Warren and Other Dems Call for Fracking Ban — Do they WANT to lose Colorado, Ohio, and Pennsylvania?
A fracking ban would harm the economy, cost millions of jobs, and push America to rely on foreign energy again.
2020 Democratic presidential hopefuls Sens. Bernie Sanders and Elizabeth Warren have already declared they want to ban fracking as a way to fight climate change. Others have said they would find ways to phase it out.
Deep research into America without fracking finds an unhealthy economy plus millions without jobs.
Economy, Jobs, and Less Dependence on Foreign Energy
The Wall Street Journal published this report on Sunday, but the research has been around for years. Unfortunately, the hatred towards fracking is nothing new with the far-left.
Fracking “involves pumping a mixture of water, sand and chemicals into rock formations deep below the earth’s surface to release reserves of oil and gas.”
This practice has become popular because it has helped America lessen her dependence on foreign oil:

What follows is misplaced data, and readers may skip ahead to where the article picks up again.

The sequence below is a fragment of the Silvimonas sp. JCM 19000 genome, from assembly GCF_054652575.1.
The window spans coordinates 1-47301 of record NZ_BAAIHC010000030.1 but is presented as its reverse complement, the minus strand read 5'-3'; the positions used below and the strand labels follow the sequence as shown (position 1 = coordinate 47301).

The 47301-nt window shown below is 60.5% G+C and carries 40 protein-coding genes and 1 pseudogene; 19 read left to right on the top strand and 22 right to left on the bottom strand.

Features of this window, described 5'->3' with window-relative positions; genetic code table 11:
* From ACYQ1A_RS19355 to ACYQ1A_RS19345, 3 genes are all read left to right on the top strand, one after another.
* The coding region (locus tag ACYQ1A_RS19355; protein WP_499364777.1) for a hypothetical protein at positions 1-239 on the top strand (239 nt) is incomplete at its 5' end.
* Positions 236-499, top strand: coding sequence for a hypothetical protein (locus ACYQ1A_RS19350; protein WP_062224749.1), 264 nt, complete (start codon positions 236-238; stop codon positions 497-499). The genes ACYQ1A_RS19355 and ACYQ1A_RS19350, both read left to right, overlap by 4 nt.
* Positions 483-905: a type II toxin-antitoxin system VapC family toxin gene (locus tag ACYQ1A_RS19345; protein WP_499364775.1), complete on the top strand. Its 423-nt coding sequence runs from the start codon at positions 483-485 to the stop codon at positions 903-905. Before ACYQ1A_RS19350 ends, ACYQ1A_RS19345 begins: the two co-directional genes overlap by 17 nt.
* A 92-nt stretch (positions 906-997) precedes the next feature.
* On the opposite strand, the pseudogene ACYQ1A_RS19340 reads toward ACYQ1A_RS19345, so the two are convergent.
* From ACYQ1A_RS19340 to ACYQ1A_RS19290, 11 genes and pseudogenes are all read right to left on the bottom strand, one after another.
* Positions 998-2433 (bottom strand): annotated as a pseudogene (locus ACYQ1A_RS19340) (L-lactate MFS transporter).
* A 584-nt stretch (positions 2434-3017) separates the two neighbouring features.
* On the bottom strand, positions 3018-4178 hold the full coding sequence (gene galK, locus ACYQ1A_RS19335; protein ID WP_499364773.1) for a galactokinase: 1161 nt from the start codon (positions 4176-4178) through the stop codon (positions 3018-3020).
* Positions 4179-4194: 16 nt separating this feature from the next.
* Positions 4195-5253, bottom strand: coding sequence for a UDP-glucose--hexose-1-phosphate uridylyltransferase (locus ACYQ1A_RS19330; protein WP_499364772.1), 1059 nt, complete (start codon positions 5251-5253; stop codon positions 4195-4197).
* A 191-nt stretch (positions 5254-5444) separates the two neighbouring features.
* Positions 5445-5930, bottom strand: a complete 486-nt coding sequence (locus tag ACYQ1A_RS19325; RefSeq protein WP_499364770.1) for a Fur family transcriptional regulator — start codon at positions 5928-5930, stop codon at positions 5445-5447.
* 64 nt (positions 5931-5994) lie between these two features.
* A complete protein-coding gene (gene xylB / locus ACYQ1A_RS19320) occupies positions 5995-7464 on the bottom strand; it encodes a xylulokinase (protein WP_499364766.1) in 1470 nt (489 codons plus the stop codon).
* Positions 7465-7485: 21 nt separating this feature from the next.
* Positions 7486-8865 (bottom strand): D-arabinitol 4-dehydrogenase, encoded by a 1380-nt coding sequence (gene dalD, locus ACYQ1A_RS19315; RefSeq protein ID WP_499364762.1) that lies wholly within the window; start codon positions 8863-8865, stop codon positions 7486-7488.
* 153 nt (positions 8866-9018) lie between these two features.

U.S. shale oil accounts for most of America’s oil production, which is now the largest in the world and has helped mitigate the effects of last week’s disruption in Saudi output. Energy experts say cutting off a significant portion of U.S. shale-oil supply could have profound economic effects in the U.S., including in states like Pennsylvania that are likely to be key battlegrounds in the 2020 election.
“Just the messaging is giving investors and companies heartburn,” said Katie Bays, co-founder of Sandhill Strategy, which advises companies on energy policy.
Shale companies produce around eight million barrels of oil a day. That is 10% of the global supply. Other procedures push the total to 12 million barrels of oil a day.
International Energy Agency Executive Director Fatih Birol explained to CNBC that the ban would hurt America and Europe. Before fracking, Russia had complete control in the natural gas energy sector. America’s dominance has allowed “options for the consumers” and making it “better for energy security.”
Birol considers climate change a “serious issue,” but urges the government to include the energy sector in conversations and make them a part of the solution. It needs to stop considering them as part of “the problem or a barrier.”
More jobs in Pennsylvania means a boost for job unions. Pennsylvania AFL-CIO President Rick Bloomingdale does not think the Democrats will win over the state with their fracking bans. He reminded them that citizens “vote with their pocketbooks.” If the residents “have a solid financial footing” they will then look at other issues.